Tensile strength of the prestressed steel used in post tensioning is four times higher than the common rebar used in regular concrete structures. It stretches as the active load is applied on the structure and fixed into its place by anchoring components and thus prevents any occurrence of cracking and prolongs the life of the structure. In addition, the utilization of post tensioning has allowed us to build buildings and bridges as well as other structures using thinner concrete slabs due to concretes increased strength.
This is very important in building complex structure like bridges because it involves demanding geometry requirements like variable super elevation, grade changes and complex curves as well as load changes.
What causes post tensioned tendon failure?
Post tensioned tendon are generally embedded in grout material with highly alkaline pore water filled within a High Density Polyethylene (HDPE) duct to prevent corrosion. The high alkaline environment steel passivization and HDPE duct prevent the tendon from external moisture and other aggressive chemicals hoping to prevent deterioration and corrosion. However, cases of PT tendon corrosion have been found in Florida and elsewhere.
In some cases corrosion occurs due to improper grouting procedure and accumulation of bleed water. New grout materials have been formulated especially for post tensioning to minimize bleed water formation but occurrence of corrosion also happened with the use of these new grouts. There have been numerous cases where the wrong grout mixture has caused premature deterioration.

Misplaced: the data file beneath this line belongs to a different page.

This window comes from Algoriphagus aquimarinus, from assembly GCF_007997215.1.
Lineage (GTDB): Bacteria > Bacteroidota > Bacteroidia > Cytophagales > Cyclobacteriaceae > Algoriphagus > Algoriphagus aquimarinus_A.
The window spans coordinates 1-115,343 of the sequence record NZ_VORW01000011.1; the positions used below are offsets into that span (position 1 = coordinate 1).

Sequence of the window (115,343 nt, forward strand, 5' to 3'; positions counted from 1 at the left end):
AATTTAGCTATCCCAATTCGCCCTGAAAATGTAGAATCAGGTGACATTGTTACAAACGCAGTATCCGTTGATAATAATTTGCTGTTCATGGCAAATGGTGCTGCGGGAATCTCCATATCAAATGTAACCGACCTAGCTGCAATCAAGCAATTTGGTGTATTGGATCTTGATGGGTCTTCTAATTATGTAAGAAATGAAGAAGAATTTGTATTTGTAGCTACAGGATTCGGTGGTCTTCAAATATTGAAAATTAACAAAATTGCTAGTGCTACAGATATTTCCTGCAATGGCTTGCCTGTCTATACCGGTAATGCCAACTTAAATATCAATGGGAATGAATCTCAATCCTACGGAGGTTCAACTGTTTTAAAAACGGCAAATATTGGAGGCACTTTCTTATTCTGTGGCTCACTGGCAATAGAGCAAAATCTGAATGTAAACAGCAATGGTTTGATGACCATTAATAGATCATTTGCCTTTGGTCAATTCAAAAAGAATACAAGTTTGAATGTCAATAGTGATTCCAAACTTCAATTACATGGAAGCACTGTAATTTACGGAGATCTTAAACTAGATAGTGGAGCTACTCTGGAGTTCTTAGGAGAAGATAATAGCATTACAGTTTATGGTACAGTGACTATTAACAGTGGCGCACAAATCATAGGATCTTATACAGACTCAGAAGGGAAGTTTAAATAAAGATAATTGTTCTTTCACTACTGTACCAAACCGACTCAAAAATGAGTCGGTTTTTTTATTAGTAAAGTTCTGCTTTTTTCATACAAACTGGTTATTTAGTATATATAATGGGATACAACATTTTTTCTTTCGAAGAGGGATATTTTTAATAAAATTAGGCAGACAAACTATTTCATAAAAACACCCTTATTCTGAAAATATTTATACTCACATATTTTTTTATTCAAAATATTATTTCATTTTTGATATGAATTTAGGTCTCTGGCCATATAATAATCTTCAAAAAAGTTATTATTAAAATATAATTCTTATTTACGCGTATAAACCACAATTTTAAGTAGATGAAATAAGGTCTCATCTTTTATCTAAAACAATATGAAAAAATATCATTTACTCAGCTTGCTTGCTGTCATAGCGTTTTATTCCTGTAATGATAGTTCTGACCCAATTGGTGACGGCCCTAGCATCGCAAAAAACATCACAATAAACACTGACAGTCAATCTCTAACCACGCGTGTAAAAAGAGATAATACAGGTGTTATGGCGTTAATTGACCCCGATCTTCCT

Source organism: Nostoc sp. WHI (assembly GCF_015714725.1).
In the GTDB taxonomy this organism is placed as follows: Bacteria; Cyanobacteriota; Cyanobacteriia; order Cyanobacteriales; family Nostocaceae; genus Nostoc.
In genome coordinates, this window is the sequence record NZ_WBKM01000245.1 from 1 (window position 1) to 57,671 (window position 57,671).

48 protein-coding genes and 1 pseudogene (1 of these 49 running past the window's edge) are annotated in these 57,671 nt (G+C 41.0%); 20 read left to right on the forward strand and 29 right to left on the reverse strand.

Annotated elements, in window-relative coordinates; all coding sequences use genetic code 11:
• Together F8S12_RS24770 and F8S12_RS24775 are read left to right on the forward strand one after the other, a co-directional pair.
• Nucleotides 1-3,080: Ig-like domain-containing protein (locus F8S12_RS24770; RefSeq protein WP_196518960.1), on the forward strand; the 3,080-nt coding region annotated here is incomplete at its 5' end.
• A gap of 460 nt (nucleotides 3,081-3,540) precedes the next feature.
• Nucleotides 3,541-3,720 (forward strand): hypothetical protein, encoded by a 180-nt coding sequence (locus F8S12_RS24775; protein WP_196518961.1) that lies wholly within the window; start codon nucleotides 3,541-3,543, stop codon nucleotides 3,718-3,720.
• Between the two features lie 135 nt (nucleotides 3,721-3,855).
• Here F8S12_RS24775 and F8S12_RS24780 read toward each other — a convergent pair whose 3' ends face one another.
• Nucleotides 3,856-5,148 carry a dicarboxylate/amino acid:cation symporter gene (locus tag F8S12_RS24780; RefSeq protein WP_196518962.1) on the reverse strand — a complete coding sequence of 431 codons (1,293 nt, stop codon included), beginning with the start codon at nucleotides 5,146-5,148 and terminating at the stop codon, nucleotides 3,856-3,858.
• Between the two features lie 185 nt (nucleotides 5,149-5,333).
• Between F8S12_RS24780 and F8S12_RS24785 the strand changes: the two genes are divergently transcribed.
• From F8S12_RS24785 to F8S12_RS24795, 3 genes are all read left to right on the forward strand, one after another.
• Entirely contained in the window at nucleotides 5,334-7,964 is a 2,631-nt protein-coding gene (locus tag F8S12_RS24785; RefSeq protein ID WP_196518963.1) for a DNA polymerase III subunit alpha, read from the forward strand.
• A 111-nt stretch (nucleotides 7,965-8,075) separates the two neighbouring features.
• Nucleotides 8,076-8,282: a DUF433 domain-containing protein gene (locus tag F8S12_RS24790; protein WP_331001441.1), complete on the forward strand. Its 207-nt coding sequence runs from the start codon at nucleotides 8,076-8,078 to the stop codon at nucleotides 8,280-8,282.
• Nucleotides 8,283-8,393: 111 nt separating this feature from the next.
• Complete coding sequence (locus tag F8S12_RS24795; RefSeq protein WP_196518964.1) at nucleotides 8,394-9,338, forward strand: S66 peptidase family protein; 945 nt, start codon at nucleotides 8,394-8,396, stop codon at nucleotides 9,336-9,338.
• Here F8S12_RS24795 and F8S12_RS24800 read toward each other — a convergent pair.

Some of the PT bridges in Florida with the new grout have been found to have material deficiencies in the grout that was responsible for the PT tendon failure in just eight years of service. It was found that the grout in these tendons had a high moisture content, high pore water pH, low chloride concentration and enhanced sulphate concentration. This corrosion is found in regions where grout segregation was severe. This corrosion is enhanced with formation of macrocells between the regions of dissimilar aerated condition caused by interstitial crevice environment and varying moisture content. A study on corrosion caused by bad grout conducted by the Florida department of transportation can be found here.. https://www.fdot.gov/research/Completed_Proj/Summary_SMO/FDOT-BDV29-977-04-rpt.pdf